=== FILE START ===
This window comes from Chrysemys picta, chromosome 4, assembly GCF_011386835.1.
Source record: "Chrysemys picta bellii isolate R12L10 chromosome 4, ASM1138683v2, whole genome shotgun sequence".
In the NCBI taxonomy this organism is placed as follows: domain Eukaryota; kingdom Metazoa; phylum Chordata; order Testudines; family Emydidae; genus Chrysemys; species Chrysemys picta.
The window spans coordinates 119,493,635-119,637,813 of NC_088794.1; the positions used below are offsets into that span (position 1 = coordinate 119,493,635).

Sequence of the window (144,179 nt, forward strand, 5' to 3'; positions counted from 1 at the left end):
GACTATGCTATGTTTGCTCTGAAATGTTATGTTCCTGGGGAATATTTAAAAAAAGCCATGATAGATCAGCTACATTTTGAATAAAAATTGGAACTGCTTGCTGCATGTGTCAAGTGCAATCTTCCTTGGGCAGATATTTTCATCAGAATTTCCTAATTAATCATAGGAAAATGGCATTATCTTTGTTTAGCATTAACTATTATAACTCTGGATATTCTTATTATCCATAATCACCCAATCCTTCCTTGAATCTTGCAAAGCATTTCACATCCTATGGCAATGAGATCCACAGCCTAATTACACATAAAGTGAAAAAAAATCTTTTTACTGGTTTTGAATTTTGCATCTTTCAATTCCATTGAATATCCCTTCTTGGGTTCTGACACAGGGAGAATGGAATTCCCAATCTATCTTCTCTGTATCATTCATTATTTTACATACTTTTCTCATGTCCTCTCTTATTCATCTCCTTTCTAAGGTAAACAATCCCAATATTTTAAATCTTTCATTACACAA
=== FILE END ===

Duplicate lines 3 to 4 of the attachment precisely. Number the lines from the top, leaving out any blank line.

In the NCBI taxonomy this organism is placed as follows: domain Eukaryota; kingdom Metazoa; phylum Chordata; order Testudines; family Emydidae; genus Chrysemys; species Chrysemys picta.
The window spans coordinates 119,493,635-119,637,813 of NC_088794.1; the positions used below are offsets into that span (position 1 = coordinate 119,493,635).